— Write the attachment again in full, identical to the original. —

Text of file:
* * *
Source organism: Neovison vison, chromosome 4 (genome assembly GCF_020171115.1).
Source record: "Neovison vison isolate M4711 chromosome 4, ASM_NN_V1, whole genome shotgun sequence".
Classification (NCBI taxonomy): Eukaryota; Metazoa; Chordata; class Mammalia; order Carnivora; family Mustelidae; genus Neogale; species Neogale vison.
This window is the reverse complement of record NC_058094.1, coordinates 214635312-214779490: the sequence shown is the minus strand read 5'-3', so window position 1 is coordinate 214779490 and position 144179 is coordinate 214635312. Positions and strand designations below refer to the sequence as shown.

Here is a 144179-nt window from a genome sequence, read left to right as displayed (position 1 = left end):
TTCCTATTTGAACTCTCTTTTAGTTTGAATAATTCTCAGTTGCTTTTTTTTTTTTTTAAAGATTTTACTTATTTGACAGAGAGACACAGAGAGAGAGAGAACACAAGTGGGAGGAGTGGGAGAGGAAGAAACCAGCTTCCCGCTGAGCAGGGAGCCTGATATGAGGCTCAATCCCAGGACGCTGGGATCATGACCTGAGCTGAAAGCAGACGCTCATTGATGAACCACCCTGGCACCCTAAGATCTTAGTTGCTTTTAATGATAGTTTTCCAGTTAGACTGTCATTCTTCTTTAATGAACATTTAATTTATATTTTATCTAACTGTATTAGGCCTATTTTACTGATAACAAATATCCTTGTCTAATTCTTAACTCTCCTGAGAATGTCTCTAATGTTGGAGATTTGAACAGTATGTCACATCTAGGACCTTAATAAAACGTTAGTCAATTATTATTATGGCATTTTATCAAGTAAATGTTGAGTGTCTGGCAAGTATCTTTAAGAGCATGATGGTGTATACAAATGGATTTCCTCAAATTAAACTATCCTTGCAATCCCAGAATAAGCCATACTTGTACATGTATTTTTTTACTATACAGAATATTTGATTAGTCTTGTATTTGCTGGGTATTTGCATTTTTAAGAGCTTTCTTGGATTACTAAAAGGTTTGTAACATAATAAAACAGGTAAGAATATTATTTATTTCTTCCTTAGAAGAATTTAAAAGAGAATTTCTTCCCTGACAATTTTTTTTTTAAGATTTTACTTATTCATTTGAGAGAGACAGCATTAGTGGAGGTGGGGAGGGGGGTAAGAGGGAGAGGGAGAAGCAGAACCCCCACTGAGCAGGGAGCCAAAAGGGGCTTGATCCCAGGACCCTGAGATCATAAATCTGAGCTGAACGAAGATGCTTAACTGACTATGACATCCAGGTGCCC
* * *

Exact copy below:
Source organism: Neovison vison, chromosome 4 (genome assembly GCF_020171115.1).
Source record: "Neovison vison isolate M4711 chromosome 4, ASM_NN_V1, whole genome shotgun sequence".
Classification (NCBI taxonomy): Eukaryota; Metazoa; Chordata; class Mammalia; order Carnivora; family Mustelidae; genus Neogale; species Neogale vison.
This window is the reverse complement of record NC_058094.1, coordinates 214635312-214779490: the sequence shown is the minus strand read 5'-3', so window position 1 is coordinate 214779490 and position 144179 is coordinate 214635312. Positions and strand designations below refer to the sequence as shown.

Here is a 144179-nt window from a genome sequence, read left to right as displayed (position 1 = left end):
TTCCTATTTGAACTCTCTTTTAGTTTGAATAATTCTCAGTTGCTTTTTTTTTTTTTTAAAGATTTTACTTATTTGACAGAGAGACACAGAGAGAGAGAGAACACAAGTGGGAGGAGTGGGAGAGGAAGAAACCAGCTTCCCGCTGAGCAGGGAGCCTGATATGAGGCTCAATCCCAGGACGCTGGGATCATGACCTGAGCTGAAAGCAGACGCTCATTGATGAACCACCCTGGCACCCTAAGATCTTAGTTGCTTTTAATGATAGTTTTCCAGTTAGACTGTCATTCTTCTTTAATGAACATTTAATTTATATTTTATCTAACTGTATTAGGCCTATTTTACTGATAACAAATATCCTTGTCTAATTCTTAACTCTCCTGAGAATGTCTCTAATGTTGGAGATTTGAACAGTATGTCACATCTAGGACCTTAATAAAACGTTAGTCAATTATTATTATGGCATTTTATCAAGTAAATGTTGAGTGTCTGGCAAGTATCTTTAAGAGCATGATGGTGTATACAAATGGATTTCCTCAAATTAAACTATCCTTGCAATCCCAGAATAAGCCATACTTGTACATGTATTTTTTTACTATACAGAATATTTGATTAGTCTTGTATTTGCTGGGTATTTGCATTTTTAAGAGCTTTCTTGGATTACTAAAAGGTTTGTAACATAATAAAACAGGTAAGAATATTATTTATTTCTTCCTTAGAAGAATTTAAAAGAGAATTTCTTCCCTGACAATTTTTTTTTTAAGATTTTACTTATTCATTTGAGAGAGACAGCATTAGTGGAGGTGGGGAGGGGGGTAAGAGGGAGAGGGAGAAGCAGAACCCCCACTGAGCAGGGAGCCAAAAGGGGCTTGATCCCAGGACCCTGAGATCATAAATCTGAGCTGAACGAAGATGCTTAACTGACTATGACATCCAGGTGCCC